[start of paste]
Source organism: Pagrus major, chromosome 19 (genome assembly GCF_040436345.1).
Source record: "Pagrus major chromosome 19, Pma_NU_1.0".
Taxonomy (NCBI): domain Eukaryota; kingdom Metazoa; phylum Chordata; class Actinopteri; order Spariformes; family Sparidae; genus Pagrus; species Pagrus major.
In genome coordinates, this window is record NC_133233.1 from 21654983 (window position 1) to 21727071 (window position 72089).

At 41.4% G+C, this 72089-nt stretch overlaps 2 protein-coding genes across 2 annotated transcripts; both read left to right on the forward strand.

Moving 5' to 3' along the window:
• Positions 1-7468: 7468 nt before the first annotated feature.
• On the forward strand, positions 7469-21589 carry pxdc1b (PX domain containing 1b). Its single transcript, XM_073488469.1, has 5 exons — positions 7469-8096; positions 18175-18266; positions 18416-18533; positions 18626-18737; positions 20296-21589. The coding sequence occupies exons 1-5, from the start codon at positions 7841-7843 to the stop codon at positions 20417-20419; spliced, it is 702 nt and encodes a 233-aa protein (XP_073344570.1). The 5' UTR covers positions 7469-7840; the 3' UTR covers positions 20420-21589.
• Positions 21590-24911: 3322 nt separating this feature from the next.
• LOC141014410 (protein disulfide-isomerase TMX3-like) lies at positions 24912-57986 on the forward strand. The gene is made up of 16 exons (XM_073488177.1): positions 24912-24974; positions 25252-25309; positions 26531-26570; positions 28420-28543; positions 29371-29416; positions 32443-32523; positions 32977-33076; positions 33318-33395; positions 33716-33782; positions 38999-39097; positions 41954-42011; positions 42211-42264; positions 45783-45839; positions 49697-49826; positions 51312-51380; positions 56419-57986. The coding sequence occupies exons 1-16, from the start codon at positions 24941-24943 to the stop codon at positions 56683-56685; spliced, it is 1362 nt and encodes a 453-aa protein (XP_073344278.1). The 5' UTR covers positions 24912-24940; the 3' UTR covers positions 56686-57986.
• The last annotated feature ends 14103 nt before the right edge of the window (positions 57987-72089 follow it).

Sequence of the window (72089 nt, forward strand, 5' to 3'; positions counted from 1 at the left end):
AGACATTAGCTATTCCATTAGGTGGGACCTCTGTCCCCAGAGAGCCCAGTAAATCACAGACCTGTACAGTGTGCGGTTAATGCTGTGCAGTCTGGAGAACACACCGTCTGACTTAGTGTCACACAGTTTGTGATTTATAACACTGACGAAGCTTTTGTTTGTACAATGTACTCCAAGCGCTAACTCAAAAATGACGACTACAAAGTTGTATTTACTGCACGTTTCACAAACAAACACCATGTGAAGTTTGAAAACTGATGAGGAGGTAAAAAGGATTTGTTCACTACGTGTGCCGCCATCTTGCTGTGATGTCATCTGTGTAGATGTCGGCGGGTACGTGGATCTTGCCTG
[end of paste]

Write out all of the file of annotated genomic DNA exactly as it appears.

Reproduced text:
Source organism: Pagrus major, chromosome 19 (genome assembly GCF_040436345.1).
Source record: "Pagrus major chromosome 19, Pma_NU_1.0".
Taxonomy (NCBI): domain Eukaryota; kingdom Metazoa; phylum Chordata; class Actinopteri; order Spariformes; family Sparidae; genus Pagrus; species Pagrus major.
In genome coordinates, this window is record NC_133233.1 from 21654983 (window position 1) to 21727071 (window position 72089).

At 41.4% G+C, this 72089-nt stretch overlaps 2 protein-coding genes across 2 annotated transcripts; both read left to right on the forward strand.

Moving 5' to 3' along the window:
• Positions 1-7468: 7468 nt before the first annotated feature.
• On the forward strand, positions 7469-21589 carry pxdc1b (PX domain containing 1b). Its single transcript, XM_073488469.1, has 5 exons — positions 7469-8096; positions 18175-18266; positions 18416-18533; positions 18626-18737; positions 20296-21589. The coding sequence occupies exons 1-5, from the start codon at positions 7841-7843 to the stop codon at positions 20417-20419; spliced, it is 702 nt and encodes a 233-aa protein (XP_073344570.1). The 5' UTR covers positions 7469-7840; the 3' UTR covers positions 20420-21589.
• Positions 21590-24911: 3322 nt separating this feature from the next.
• LOC141014410 (protein disulfide-isomerase TMX3-like) lies at positions 24912-57986 on the forward strand. The gene is made up of 16 exons (XM_073488177.1): positions 24912-24974; positions 25252-25309; positions 26531-26570; positions 28420-28543; positions 29371-29416; positions 32443-32523; positions 32977-33076; positions 33318-33395; positions 33716-33782; positions 38999-39097; positions 41954-42011; positions 42211-42264; positions 45783-45839; positions 49697-49826; positions 51312-51380; positions 56419-57986. The coding sequence occupies exons 1-16, from the start codon at positions 24941-24943 to the stop codon at positions 56683-56685; spliced, it is 1362 nt and encodes a 453-aa protein (XP_073344278.1). The 5' UTR covers positions 24912-24940; the 3' UTR covers positions 56686-57986.
• The last annotated feature ends 14103 nt before the right edge of the window (positions 57987-72089 follow it).

Sequence of the window (72089 nt, forward strand, 5' to 3'; positions counted from 1 at the left end):
AGACATTAGCTATTCCATTAGGTGGGACCTCTGTCCCCAGAGAGCCCAGTAAATCACAGACCTGTACAGTGTGCGGTTAATGCTGTGCAGTCTGGAGAACACACCGTCTGACTTAGTGTCACACAGTTTGTGATTTATAACACTGACGAAGCTTTTGTTTGTACAATGTACTCCAAGCGCTAACTCAAAAATGACGACTACAAAGTTGTATTTACTGCACGTTTCACAAACAAACACCATGTGAAGTTTGAAAACTGATGAGGAGGTAAAAAGGATTTGTTCACTACGTGTGCCGCCATCTTGCTGTGATGTCATCTGTGTAGATGTCGGCGGGTACGTGGATCTTGCCTG